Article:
This is a collaborative blog, or “collabblog” between our Digital Designer, James Ferrell, and our Project Manager/Video Editor, Jessica O’Brien.
We know how it goes. It starts small. A file left out of a folder, an ugly desktop picture of cats in sweaters, an application or two added to the dock…harmless things really.
Suddenly it’s three months later and your desktop has become the stuff of nightmares. It’s a digital war. The folders are in disarray, with half completed to-do lists everywhere, and the applications have begun rioting.
But there is hope! You can improve your office cred’, save your coworkers’ sanity, and keep yourself organized; all by beautifying your desktop using some of our tips below. If only everything in life was this simple.
1. Keep it organized
James: Before we do anything else, let’s see if we can get those files organized.
On a Mac
Right click any area on your desktop that isn’t occupied by a file or folder and choose ‘Show View Options’
Under ‘Sort by,’ choose any option that makes sense to you. If you don’t want your files organized automatically, go with ‘Snap to Grid’.
Try setting ‘Label position’ to right. This left-aligns the text and sets up a more orderly grid, which will make your files easier to find.
Play around with ‘Icon size’ and ‘Grid spacing’. Note: icons will look their sharpest and nicest when ‘Icon size’ is set to one of these four settings: 16, 32, 64, 128.
Bonus tip: Checking ‘Show item info’ will display handy information like image dimensions. No ‘Get Info’ required.
Menubar (Mac only)
Now that the files on your desktop are nice and organized, the 217 icons in the top right corner of your screen probably feel a little messy in comparison. While there’s no out-of-the-box solution for this, there is a handy little utility app called Bartender. It lets you hide lesser-used menubar icons behind a submenu, and hide never-used icons for good.
As an example, here’s my menubar before Bartender:
And here’s the menubar after Bartender:
Try it free for for a month, then buy it for $15 if you find yourself gasping in horror when the trial is up and it disables itself.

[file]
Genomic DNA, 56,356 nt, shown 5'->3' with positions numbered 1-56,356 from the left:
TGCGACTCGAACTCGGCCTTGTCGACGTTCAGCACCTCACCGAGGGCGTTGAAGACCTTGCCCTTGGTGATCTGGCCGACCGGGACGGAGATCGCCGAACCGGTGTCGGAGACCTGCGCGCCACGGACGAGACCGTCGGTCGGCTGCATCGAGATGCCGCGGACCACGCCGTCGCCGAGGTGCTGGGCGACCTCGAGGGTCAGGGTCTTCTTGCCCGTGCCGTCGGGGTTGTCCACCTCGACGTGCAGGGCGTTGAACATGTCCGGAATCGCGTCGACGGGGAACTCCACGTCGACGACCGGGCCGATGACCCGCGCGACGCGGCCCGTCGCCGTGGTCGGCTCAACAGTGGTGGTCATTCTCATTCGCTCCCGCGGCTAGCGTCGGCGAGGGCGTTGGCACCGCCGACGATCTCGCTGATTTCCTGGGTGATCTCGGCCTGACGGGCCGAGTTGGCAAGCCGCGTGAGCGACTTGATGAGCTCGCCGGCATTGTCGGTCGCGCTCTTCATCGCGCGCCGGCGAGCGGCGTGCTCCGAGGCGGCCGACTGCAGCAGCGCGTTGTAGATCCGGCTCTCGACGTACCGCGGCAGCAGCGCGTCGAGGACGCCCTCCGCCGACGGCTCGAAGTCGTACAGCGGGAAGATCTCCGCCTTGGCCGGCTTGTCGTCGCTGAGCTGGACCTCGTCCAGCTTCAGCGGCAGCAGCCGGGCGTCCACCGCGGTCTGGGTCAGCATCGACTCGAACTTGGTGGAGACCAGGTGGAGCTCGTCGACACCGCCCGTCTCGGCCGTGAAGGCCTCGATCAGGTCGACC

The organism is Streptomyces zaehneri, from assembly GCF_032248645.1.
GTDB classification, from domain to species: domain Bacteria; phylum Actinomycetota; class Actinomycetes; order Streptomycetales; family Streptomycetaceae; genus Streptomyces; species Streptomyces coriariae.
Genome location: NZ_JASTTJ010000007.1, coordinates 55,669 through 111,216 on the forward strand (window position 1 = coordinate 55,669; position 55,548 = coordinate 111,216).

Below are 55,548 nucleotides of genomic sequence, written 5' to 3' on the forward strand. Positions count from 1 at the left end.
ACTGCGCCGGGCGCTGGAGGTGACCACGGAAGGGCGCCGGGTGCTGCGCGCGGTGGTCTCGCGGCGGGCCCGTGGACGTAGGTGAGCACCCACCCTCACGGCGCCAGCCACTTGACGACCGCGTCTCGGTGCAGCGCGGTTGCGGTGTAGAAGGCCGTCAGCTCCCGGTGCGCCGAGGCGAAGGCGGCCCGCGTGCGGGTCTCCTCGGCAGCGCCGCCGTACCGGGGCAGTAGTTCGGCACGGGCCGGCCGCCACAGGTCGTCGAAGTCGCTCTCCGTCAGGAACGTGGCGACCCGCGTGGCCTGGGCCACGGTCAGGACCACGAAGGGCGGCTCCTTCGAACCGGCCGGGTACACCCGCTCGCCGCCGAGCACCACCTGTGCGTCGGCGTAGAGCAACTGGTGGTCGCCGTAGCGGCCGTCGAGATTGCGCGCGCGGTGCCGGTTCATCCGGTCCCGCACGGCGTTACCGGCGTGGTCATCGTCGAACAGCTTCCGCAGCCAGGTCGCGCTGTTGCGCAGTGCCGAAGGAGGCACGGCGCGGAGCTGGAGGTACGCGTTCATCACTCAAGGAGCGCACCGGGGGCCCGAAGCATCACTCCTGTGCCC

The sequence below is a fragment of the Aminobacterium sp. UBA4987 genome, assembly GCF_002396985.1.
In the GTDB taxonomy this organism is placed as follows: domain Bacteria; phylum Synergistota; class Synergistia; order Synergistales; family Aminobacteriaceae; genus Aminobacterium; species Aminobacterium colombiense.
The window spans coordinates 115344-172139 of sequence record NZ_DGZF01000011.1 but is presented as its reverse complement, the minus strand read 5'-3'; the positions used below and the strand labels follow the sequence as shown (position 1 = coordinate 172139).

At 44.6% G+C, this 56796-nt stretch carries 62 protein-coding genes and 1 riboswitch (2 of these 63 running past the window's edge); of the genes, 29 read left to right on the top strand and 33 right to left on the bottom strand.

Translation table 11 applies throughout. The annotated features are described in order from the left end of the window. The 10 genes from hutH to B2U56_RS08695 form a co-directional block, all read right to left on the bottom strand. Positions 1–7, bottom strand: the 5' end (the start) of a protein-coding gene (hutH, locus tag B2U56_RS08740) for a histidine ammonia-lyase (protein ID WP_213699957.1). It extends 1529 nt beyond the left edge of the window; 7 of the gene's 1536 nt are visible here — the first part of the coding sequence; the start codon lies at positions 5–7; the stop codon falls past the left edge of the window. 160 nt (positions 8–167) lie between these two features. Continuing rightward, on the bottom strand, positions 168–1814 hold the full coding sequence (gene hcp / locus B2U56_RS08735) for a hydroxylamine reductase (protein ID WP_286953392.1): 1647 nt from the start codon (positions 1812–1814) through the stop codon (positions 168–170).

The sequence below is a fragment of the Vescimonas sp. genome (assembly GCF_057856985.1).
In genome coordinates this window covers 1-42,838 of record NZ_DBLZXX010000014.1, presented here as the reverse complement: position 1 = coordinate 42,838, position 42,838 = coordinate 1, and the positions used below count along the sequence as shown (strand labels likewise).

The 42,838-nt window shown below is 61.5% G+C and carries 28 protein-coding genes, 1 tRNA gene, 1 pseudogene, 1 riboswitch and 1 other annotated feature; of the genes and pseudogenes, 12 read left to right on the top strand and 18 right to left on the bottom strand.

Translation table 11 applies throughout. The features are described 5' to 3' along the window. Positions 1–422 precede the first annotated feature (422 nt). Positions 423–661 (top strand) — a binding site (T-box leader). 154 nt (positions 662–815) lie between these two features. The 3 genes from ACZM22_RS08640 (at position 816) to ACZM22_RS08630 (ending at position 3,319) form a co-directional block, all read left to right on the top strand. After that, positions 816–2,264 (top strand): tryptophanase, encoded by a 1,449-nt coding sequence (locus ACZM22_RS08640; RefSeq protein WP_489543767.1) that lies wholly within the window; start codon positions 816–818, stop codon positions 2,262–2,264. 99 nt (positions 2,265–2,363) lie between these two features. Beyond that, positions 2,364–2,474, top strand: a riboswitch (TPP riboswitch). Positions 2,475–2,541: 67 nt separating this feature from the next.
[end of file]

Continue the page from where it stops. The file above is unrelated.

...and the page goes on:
Windows 8 tried its best to hide the desktop away, but it looks like it’s making a triumphant return in Windows 10. If you do have files on your desktop, you have a few options for cleaning them up:
Right click any area on your desktop that isn’t occupied by a file or folder, choose ‘Sort By’, and select whichever option works for you.
If you want the sorting to happen automatically, right click the desktop, choose ‘View’, and turn on ‘Auto arrange icons’.
In the ‘View’ submenu, you can also change the icon size or hide desktop icons, if you like.
Fences (Windows only)
If your desktop is really out of control, there’s a nifty 3rd party application called Fences that will group your files into discrete boxes, e.i., ‘fences’, sorted by type. You can then move these fences and their files around, or create your own. It has a 30-day free so you can see if you like it before shelling out $10 for a license.
Dexpot (Windows only)
If you’re the type of tortured soul who uses both Mac and Windows, or you switched from Mac to Windows, you might find yourself missing Spaces / Exposé / Mission Control on your PC. Luckily, Dexpot has you covered. And it’s free for personal use.
2. Use it sparingly
James: As a minimalist, the most beautified desktop of all is a clean one. Even if you diligently keep your desktop organized, files still have a habit of piling up. And what good is that sweet wallpaper clock if it’s buried under a mountain of files and folders?